Baldi challenges the propriety of these payments to Defendants. According to Baldi, at the time the Marina made its loan repayments to Defendants, the business was insolvent and unable to pay its bills to other creditors as their debts became due. (SOF ¶ 17.) The $392,322.95 in loan repayments should have been used to pay the Marina’s rent, Baldi asserts, but Discepolo chose to divert the funds to himself and the other Defendants because Discepolo risked “los[ing] everything” if he did not receive the money back from the Marina. (Id. ¶¶ 17, 20.)

The Marina’s tax returns reflect the business’s dwindling assets in the four years preceding its bankruptcy filing; the Marina reported $38,288 in assets in 2007, $21,607 in assets in 2008, $6,375 in assets in 2010, and zero assets in 2011. (Pl.’s Mot., Ex. 19.) In its bankruptcy petition filed on July 29, 2011, the Marina reported assets of $141,758.76, but $2,116,300.11 in liabilities. (Id., Ex. 10 at 7; SOF ¶¶ 44, 47.) The petition lists Defendants as creditors, with claims of $1,931,663.92, and Brown Ridge as a creditor, with a claim of an “unknown” amount. (Pl.’s Mot., Ex. 10 at 20-22, SOF ¶ 54.) On October 26, 2011, the Marina’s assets were sold for $20,000 pursuant to a bidding process ordered by the bankruptcy court. (Pl.’s Mot., Ex. 21.)

Baldi filed a complaint against Defendants with the bankruptcy court on July 26, 2013. (Pl.’s Mot., Ex. 22.) On December 4, 2013, Defendants filed a motion to withdraw the reference of the proceeding to this court pursuant to 28 U.S.C. § 157(d) [1], which provides that, upon its own motion or upon a timely motion of any party, a district court may withdraw any bankruptcy court case for cause shown. The court granted Defendants’ motion, and after the parties completed discovery, Baldi moved for partial summary judgment on Counts I, II, IV, and VII. (Pl.’s Mot. at 2-5.) In Counts I and II, brought pursuant to 11 U.S.C. §§ 547 and 550(a), Baldi asks this court to make a finding that the Marina made preferential transfers to Discepolo and Cohen during the one-year period preceding its bankruptcy filing in the amounts of $52,300 and $20,771 respectively, and to direct Discepolo and Cohen to pay the costs of these transfers to Baldi. (Id. at 2-3.) In Counts IV and VII, brought against Discepolo, Cohen, Dikuje Group, T&J Auto Tech, and Irving & Sheridan pursuant to 11 U.S.C. § 544 and 740 ILCS § 160/5(a)(1), Baldi asks this court to enter an order finding that the Marina made $392,522.95 in fraudulent transfers to these Defendants during the four-year period preceding its bankruptcy filing, and requiring the Defendants to pay the costs of these transfers to Baldi. (Id. at 4.) In Count VII, brought against Discepolo and Cohen pursuant to 11 U.S.C. § 548 and 740 ILCS § 160/5(a)(1), Baldi asks this court to enter an order finding that the Marina made $241,450 in fraudulent transfers to Discepolo and Cohen during the two-year period preceding its bankruptcy filing, and requiring Discepolo and Cohen to pay the costs of these transfers to Baldi. (Id. at 4-5.)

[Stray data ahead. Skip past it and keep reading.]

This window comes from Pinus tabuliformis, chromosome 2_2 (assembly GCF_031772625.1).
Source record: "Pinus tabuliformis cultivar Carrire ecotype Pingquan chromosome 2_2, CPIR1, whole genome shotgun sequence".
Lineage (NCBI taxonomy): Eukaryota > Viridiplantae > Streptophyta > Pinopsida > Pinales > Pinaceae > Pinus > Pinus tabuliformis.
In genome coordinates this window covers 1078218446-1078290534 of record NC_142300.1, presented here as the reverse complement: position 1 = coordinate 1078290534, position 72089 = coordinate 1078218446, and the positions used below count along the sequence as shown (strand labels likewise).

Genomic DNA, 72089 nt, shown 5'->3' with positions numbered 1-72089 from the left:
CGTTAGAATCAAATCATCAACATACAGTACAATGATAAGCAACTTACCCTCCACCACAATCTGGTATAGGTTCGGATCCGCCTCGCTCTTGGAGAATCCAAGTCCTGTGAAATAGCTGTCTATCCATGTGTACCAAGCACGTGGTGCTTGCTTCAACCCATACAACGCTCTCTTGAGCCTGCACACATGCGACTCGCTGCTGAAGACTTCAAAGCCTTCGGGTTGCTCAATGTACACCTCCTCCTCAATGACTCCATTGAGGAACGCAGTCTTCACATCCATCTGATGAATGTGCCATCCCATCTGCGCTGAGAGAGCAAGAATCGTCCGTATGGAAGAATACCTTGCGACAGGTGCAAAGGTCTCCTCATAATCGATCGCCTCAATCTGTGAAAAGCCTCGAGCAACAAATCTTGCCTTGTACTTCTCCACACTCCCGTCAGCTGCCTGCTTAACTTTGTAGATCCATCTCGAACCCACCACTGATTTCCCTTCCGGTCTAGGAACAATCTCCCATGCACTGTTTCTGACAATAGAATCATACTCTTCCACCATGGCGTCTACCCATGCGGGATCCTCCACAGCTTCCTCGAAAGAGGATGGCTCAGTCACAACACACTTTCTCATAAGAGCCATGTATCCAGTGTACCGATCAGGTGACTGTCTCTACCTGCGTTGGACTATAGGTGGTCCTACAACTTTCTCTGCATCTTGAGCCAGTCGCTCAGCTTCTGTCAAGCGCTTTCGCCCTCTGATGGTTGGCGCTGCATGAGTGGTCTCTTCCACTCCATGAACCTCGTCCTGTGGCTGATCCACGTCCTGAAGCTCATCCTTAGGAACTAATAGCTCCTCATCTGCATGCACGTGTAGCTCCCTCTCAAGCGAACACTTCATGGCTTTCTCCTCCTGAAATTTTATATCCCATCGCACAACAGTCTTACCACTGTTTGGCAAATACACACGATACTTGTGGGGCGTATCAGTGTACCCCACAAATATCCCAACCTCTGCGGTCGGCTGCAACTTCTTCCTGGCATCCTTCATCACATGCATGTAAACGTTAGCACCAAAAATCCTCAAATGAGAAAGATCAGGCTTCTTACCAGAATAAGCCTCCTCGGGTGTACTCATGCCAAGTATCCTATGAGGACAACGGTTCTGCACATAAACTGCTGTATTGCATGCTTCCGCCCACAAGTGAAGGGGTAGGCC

DISCUSSION

On a motion for summary judgment, the court “view[s] the record in the light most favorable to the non-moving party and draw[s] all reasonable inferences in that party’s favor.” Trinity Homes LLC v. Ohio Cas. Ins. Co., 629 F.3d 653, 656 (7th Cir. 2010) . Summary judgment is appropriate “if the movant shows that there is no genuine dispute as to any material fact and the movant is entitled to judgment as a matter of law.” FED. R. CIV. P. 56(a). In other words, a court may grant summary judgment “where the factual record . . . could not lead a rational trier of fact to find for the non-moving party.” Bunn v. Khoury Enters., Inc., 753 F.3d 676, 681 (7th Cir. 2014) (citing Matsushita Elec. Indus. Co. v. Zenith Radio Corp., 475 U.S. 574, 587 (1986) ).